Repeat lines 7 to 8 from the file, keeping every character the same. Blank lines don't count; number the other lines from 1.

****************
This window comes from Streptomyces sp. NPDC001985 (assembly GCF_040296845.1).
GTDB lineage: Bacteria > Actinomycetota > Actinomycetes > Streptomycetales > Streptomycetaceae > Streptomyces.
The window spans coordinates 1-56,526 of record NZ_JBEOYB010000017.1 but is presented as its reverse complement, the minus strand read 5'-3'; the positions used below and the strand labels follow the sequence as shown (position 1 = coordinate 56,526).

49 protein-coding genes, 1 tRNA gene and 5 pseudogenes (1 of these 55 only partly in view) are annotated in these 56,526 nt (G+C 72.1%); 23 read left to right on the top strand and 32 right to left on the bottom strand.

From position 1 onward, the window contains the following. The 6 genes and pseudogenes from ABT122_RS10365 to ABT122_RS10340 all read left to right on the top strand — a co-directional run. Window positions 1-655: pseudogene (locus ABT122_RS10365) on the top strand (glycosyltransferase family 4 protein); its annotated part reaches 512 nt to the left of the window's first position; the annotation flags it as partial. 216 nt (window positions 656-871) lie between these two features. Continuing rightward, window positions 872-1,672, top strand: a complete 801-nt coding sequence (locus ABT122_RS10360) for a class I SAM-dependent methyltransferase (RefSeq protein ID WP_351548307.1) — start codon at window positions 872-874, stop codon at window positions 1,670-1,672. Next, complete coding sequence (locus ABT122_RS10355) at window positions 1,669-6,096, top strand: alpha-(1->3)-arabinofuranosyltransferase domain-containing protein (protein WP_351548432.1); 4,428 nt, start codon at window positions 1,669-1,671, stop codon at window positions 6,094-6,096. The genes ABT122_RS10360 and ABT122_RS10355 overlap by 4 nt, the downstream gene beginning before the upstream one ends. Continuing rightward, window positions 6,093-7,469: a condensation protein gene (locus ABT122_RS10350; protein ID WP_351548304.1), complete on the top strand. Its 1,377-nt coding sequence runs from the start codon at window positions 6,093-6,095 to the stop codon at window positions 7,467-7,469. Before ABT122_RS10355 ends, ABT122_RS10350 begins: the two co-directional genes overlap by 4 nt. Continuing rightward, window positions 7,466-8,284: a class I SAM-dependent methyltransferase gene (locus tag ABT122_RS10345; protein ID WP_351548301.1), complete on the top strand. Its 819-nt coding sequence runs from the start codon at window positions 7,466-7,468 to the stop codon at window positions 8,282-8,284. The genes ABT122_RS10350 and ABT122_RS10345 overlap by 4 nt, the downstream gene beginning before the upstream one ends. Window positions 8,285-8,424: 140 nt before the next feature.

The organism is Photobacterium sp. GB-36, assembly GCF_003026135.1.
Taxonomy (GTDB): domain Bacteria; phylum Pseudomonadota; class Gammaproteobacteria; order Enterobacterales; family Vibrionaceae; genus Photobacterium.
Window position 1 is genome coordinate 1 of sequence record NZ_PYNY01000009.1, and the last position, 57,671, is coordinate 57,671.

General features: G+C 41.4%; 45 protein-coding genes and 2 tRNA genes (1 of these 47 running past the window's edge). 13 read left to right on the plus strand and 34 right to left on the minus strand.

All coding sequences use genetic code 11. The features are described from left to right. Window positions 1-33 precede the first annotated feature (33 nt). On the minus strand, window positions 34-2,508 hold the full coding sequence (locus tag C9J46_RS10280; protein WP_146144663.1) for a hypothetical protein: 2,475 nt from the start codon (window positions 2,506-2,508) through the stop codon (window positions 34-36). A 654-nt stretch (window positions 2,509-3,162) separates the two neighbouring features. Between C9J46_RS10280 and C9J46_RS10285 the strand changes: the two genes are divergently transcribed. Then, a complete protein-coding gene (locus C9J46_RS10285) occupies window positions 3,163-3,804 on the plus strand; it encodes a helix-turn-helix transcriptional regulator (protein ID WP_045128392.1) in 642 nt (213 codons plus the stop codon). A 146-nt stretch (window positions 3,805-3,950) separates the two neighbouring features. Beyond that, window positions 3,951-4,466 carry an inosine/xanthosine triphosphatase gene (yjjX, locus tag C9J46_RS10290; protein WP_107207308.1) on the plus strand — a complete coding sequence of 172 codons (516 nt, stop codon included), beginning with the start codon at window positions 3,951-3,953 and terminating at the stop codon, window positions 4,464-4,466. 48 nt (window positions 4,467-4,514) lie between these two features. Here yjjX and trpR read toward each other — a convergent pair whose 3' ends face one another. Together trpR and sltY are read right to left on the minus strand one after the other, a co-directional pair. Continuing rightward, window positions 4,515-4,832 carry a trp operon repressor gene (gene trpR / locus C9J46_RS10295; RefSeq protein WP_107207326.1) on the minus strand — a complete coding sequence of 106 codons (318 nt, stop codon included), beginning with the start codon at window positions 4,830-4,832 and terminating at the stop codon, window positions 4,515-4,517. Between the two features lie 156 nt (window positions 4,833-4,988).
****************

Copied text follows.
Taxonomy (GTDB): domain Bacteria; phylum Pseudomonadota; class Gammaproteobacteria; order Enterobacterales; family Vibrionaceae; genus Photobacterium.
Window position 1 is genome coordinate 1 of sequence record NZ_PYNY01000009.1, and the last position, 57,671, is coordinate 57,671.